Tuesday, 3 January 2017
Photos: Books of the Year 2016
The Woman Next Door by Yewande Omotoso is a rare sort of novel that is funny, wise, insightful and beautifully observed. More after cut......
The Safest Place You Know by Mark Winkler is an astonishingly original and beautifully rendered look at the damage done by parents and the possibility of redemption that crosses class and race boundaries on a 1980s South African wine farm.
The Mayor of Mogadishu by Andrew Harding. This artistically crafted story of a fascinating Somali politician is an exemplary example of outstanding narrative journalism that provides historical context to the story of Mohamud "Tarzan" Nur. A delicious read, and proof that nonfiction can be as lyrical as any other genre.
The Apartment by SL Grey contains creeping horror that is really all about the fear and claustrophobia of being South African.
East West Street: On the Origins of Genocide and Crimes Against Humanity by Philippe Sands is a gripping read despite its title, and a masterful use of memoir and biography to unpick the Holocaust .
he God Who Made Mistakes by Ekow Duker is set in Alexandra, Johannesburg, and is a remarkably honest story of life in the townships. The author has the ability to bring to life the innermost hopes and fears of the characters.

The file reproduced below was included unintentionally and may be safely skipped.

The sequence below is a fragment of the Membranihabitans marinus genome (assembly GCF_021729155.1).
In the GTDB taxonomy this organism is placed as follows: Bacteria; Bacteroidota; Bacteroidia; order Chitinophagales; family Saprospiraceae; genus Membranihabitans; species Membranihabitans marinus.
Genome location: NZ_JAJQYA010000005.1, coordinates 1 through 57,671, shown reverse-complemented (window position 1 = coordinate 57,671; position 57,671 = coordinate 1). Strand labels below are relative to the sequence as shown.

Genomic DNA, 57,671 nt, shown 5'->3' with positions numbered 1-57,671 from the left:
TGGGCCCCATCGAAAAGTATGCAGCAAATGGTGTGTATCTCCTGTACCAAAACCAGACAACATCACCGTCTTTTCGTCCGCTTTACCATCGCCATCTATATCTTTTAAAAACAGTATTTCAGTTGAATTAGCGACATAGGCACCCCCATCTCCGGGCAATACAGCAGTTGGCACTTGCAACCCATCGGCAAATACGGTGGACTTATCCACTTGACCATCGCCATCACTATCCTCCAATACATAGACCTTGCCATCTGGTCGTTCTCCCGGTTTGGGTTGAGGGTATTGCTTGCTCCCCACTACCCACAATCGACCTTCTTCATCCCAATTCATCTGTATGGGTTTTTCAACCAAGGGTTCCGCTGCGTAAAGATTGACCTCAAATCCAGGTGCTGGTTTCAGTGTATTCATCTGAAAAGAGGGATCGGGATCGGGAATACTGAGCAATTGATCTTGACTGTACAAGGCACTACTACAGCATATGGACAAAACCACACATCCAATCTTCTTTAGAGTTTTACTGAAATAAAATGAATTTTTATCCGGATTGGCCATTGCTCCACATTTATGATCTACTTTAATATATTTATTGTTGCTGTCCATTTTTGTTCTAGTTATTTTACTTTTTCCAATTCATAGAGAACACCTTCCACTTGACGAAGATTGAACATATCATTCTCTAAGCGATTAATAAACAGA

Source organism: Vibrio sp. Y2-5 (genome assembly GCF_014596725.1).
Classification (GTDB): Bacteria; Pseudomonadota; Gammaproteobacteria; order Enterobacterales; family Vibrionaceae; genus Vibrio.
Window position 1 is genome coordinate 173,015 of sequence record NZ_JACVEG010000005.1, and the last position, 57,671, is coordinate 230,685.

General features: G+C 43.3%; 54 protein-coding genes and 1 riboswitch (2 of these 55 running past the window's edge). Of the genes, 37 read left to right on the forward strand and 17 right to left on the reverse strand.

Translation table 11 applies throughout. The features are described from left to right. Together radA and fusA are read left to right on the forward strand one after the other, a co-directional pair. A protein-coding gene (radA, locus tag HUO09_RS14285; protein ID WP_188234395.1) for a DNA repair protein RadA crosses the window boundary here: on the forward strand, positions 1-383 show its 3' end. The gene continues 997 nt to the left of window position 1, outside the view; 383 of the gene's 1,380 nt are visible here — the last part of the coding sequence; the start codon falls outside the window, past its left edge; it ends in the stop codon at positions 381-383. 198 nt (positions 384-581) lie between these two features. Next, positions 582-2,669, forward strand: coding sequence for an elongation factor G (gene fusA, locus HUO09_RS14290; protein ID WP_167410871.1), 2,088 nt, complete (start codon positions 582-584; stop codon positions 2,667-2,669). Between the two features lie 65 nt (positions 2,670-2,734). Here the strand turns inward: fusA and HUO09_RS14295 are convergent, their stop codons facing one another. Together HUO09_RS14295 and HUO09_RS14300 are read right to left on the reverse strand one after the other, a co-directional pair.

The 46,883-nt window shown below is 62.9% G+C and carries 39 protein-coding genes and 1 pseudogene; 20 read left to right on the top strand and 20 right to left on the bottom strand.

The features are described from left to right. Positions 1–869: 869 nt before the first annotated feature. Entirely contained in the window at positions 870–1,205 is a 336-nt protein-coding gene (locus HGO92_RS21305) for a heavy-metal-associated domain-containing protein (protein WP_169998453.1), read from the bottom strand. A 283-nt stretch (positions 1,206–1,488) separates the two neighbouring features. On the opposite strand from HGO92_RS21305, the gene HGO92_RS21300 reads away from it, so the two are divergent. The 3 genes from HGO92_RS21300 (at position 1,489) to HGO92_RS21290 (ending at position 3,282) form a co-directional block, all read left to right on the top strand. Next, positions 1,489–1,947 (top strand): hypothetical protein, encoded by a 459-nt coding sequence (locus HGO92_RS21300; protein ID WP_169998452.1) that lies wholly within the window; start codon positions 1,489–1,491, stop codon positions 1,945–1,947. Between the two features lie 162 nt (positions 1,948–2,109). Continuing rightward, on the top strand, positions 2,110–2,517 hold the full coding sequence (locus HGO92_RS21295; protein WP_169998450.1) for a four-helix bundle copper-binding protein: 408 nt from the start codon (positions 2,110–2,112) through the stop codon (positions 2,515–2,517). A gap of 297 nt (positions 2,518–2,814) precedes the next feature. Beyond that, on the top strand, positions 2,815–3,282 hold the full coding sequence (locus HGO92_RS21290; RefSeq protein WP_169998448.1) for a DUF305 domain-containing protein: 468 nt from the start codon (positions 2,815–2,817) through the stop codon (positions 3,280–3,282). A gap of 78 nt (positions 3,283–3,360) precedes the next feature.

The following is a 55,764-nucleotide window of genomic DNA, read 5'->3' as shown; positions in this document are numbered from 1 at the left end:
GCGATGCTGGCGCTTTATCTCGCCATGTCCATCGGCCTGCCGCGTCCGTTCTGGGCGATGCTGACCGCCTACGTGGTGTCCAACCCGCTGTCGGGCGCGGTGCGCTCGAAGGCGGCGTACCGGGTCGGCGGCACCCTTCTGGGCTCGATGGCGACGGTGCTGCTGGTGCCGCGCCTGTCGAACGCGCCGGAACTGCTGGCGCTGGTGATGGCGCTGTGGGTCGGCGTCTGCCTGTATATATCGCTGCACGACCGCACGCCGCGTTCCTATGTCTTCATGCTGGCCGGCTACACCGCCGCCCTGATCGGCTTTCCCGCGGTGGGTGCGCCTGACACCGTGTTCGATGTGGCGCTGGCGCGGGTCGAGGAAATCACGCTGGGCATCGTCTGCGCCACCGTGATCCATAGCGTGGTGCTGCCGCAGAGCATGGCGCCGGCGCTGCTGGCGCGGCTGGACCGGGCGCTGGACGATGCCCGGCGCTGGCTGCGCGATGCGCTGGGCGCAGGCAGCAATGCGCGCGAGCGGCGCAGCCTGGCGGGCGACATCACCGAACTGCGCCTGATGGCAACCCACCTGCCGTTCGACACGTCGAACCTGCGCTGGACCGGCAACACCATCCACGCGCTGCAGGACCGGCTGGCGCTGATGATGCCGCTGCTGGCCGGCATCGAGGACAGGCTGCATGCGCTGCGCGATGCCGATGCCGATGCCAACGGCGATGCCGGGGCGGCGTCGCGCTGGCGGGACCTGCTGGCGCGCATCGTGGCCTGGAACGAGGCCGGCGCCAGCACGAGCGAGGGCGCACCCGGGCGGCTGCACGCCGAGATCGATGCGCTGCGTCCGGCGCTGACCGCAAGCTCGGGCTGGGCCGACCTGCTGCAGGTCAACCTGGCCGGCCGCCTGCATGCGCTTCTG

The Orenda by Joseph Boyden is a stunning tale of love and vengeance during the first clashes between Canada's first nations and Western invaders. The story is relentless and devastating. Paul Kalanithi's When Breath Becomes Air is a life-affirming reflection on death by a neurosurgeon during the last months of his life. What makes life worth living is one of the questions Kalanithi asked when he was diagnosed with cancer at the age of 36. This is his answer.
How Should A Person Be? by Sheila Heti. I met Sheila at this year's Open Book festival. She was hilarious, ironic and earnest at the same time. Her novel is a beautiful mess. And I use "mess" in the most endearing manner. I've read such disparate reactions to it. She mixes autobiography with fiction (still not sure which parts they are but I don't care) with ease. The book is also wonderfully filthy.
Mothers and Sons by Colm Tóibín is a collection of beautiful short stories written so exquisitely and "simply" you forget how difficult it is to write.
Zakes Mda's Little Suns has everything we love about Mda. It's historical, fantastical, political, sad and hilarious. How does he continue to do it?
Reference: Sunday Times